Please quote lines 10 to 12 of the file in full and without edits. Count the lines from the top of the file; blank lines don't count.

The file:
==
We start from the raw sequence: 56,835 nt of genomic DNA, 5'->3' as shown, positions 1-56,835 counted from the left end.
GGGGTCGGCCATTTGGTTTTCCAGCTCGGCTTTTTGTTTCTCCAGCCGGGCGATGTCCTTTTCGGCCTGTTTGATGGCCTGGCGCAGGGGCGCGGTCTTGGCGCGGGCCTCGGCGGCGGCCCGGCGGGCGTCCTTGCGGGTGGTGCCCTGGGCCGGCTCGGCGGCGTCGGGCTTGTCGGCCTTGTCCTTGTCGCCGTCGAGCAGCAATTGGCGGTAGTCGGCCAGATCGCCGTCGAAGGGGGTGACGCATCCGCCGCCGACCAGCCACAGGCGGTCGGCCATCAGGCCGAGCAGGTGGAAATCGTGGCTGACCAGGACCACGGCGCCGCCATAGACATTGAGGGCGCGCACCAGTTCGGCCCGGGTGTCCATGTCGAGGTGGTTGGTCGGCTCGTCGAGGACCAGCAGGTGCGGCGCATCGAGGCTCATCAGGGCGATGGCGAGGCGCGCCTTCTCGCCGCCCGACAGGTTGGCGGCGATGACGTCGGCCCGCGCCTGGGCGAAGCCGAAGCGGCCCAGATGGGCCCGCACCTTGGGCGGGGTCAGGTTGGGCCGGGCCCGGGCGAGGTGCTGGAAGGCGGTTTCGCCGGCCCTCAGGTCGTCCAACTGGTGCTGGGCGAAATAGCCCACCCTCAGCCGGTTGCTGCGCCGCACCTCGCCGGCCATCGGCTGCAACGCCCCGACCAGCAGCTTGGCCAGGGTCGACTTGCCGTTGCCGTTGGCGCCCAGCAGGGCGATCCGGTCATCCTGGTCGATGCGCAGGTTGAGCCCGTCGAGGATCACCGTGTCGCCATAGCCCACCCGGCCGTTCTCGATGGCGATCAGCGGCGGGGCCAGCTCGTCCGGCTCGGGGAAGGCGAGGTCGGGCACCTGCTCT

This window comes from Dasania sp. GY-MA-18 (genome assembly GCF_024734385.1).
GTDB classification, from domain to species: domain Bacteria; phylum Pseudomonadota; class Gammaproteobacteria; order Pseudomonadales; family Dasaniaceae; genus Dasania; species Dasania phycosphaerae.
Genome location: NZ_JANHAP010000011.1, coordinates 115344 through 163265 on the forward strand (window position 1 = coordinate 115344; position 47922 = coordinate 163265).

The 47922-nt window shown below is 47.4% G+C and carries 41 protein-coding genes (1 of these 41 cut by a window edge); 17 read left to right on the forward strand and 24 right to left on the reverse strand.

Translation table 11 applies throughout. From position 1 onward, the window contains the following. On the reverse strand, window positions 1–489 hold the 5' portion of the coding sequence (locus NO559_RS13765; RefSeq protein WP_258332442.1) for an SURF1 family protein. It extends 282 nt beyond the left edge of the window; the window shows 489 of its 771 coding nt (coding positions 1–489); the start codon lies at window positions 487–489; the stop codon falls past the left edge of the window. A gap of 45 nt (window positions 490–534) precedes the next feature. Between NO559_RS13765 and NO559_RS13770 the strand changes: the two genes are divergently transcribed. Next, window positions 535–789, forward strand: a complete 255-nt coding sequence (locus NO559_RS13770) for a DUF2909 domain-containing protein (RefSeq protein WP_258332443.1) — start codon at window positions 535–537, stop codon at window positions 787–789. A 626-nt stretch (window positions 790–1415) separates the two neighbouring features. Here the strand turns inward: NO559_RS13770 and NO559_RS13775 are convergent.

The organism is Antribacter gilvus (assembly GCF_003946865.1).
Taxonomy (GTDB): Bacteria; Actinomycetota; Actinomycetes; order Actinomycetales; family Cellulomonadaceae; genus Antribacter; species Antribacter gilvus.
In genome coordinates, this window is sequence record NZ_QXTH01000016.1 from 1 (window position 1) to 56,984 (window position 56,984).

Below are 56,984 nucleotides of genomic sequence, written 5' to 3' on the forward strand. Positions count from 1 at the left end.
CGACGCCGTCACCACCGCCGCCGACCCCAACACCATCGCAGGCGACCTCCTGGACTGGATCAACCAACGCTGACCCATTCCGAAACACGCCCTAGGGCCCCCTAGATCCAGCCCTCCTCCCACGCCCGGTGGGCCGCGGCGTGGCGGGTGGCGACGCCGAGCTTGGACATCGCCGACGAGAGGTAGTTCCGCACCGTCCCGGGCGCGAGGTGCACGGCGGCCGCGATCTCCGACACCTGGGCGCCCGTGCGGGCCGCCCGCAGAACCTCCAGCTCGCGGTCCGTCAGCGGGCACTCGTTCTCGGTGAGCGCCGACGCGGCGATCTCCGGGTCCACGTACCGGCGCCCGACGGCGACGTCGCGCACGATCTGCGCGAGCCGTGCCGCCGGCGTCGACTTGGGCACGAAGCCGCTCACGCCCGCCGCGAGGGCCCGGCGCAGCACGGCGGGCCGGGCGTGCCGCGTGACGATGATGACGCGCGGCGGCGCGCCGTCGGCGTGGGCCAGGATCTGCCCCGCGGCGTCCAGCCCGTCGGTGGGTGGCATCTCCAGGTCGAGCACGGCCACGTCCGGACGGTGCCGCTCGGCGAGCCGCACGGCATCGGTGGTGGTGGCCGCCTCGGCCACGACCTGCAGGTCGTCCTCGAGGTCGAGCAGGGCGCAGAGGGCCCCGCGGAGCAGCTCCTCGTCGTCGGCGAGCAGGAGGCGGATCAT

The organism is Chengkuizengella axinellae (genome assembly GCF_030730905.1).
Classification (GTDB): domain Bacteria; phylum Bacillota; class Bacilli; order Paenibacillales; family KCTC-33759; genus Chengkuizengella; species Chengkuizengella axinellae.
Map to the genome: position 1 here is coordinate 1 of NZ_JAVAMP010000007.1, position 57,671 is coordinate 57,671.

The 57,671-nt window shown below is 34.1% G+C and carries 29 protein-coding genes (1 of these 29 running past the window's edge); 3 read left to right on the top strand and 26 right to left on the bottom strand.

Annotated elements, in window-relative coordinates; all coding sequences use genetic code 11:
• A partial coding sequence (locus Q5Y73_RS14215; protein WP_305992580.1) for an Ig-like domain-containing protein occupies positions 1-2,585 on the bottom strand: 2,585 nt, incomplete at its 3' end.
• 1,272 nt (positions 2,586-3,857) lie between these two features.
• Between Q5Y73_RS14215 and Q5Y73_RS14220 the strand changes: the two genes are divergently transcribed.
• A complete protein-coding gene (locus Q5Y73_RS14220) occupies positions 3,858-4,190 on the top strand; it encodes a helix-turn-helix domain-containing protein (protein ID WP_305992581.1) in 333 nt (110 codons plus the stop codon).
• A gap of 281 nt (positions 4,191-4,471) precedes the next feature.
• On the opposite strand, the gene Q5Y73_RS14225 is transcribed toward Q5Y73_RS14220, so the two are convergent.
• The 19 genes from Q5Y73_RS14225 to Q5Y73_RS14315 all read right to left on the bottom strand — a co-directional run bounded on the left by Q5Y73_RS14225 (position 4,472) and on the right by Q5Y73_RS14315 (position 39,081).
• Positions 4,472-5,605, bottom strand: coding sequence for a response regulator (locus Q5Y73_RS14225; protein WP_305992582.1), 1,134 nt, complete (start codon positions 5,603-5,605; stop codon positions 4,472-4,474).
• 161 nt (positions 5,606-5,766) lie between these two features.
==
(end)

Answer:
In genome coordinates, this window is sequence record NZ_QXTH01000016.1 from 1 (window position 1) to 56,984 (window position 56,984).

Below are 56,984 nucleotides of genomic sequence, written 5' to 3' on the forward strand. Positions count from 1 at the left end.
CGACGCCGTCACCACCGCCGCCGACCCCAACACCATCGCAGGCGACCTCCTGGACTGGATCAACCAACGCTGACCCATTCCGAAACACGCCCTAGGGCCCCCTAGATCCAGCCCTCCTCCCACGCCCGGTGGGCCGCGGCGTGGCGGGTGGCGACGCCGAGCTTGGACATCGCCGACGAGAGGTAGTTCCGCACCGTCCCGGGCGCGAGGTGCACGGCGGCCGCGATCTCCGACACCTGGGCGCCCGTGCGGGCCGCCCGCAGAACCTCCAGCTCGCGGTCCGTCAGCGGGCACTCGTTCTCGGTGAGCGCCGACGCGGCGATCTCCGGGTCCACGTACCGGCGCCCGACGGCGACGTCGCGCACGATCTGCGCGAGCCGTGCCGCCGGCGTCGACTTGGGCACGAAGCCGCTCACGCCCGCCGCGAGGGCCCGGCGCAGCACGGCGGGCCGGGCGTGCCGCGTGACGATGATGACGCGCGGCGGCGCGCCGTCGGCGTGGGCCAGGATCTGCCCCGCGGCGTCCAGCCCGTCGGTGGGTGGCATCTCCAGGTCGAGCACGGCCACGTCCGGACGGTGCCGCTCGGCGAGCCGCACGGCATCGGTGGTGGTGGCCGCCTCGGCCACGACCTGCAGGTCGTCCTCGAGGTCGAGCAGGGCGCAGAGGGCCCCGCGGAGCAGCTCCTCGTCGTCGGCGAGCAGGAGGCGGATCAT